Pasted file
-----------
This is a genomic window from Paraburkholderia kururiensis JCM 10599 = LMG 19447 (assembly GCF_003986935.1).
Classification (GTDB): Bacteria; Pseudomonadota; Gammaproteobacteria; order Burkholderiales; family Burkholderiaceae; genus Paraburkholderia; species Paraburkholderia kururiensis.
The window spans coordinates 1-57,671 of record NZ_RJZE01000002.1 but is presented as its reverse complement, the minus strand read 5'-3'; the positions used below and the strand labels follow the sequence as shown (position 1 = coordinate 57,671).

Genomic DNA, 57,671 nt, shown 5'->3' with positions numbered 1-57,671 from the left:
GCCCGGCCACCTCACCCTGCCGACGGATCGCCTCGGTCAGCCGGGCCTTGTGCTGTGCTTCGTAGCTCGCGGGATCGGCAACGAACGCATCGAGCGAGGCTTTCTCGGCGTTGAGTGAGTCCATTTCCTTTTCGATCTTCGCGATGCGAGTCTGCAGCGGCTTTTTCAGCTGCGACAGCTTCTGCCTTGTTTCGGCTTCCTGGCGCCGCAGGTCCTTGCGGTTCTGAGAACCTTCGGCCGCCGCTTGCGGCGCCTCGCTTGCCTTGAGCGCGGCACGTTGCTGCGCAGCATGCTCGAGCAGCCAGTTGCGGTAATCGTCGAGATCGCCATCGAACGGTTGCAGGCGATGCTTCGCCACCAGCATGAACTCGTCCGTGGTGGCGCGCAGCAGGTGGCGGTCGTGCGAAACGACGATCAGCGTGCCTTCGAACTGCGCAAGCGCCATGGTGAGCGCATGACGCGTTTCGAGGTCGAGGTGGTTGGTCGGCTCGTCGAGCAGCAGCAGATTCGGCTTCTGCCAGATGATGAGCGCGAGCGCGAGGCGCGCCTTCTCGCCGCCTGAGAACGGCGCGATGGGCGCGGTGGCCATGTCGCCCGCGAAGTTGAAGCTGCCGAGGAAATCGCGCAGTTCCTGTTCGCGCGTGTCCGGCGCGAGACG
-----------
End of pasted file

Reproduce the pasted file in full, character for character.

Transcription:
This is a genomic window from Paraburkholderia kururiensis JCM 10599 = LMG 19447 (assembly GCF_003986935.1).
Classification (GTDB): Bacteria; Pseudomonadota; Gammaproteobacteria; order Burkholderiales; family Burkholderiaceae; genus Paraburkholderia; species Paraburkholderia kururiensis.
The window spans coordinates 1-57,671 of record NZ_RJZE01000002.1 but is presented as its reverse complement, the minus strand read 5'-3'; the positions used below and the strand labels follow the sequence as shown (position 1 = coordinate 57,671).

Genomic DNA, 57,671 nt, shown 5'->3' with positions numbered 1-57,671 from the left:
GCCCGGCCACCTCACCCTGCCGACGGATCGCCTCGGTCAGCCGGGCCTTGTGCTGTGCTTCGTAGCTCGCGGGATCGGCAACGAACGCATCGAGCGAGGCTTTCTCGGCGTTGAGTGAGTCCATTTCCTTTTCGATCTTCGCGATGCGAGTCTGCAGCGGCTTTTTCAGCTGCGACAGCTTCTGCCTTGTTTCGGCTTCCTGGCGCCGCAGGTCCTTGCGGTTCTGAGAACCTTCGGCCGCCGCTTGCGGCGCCTCGCTTGCCTTGAGCGCGGCACGTTGCTGCGCAGCATGCTCGAGCAGCCAGTTGCGGTAATCGTCGAGATCGCCATCGAACGGTTGCAGGCGATGCTTCGCCACCAGCATGAACTCGTCCGTGGTGGCGCGCAGCAGGTGGCGGTCGTGCGAAACGACGATCAGCGTGCCTTCGAACTGCGCAAGCGCCATGGTGAGCGCATGACGCGTTTCGAGGTCGAGGTGGTTGGTCGGCTCGTCGAGCAGCAGCAGATTCGGCTTCTGCCAGATGATGAGCGCGAGCGCGAGGCGCGCCTTCTCGCCGCCTGAGAACGGCGCGATGGGCGCGGTGGCCATGTCGCCCGCGAAGTTGAAGCTGCCGAGGAAATCGCGCAGTTCCTGTTCGCGCGTGTCCGGCGCGAGACG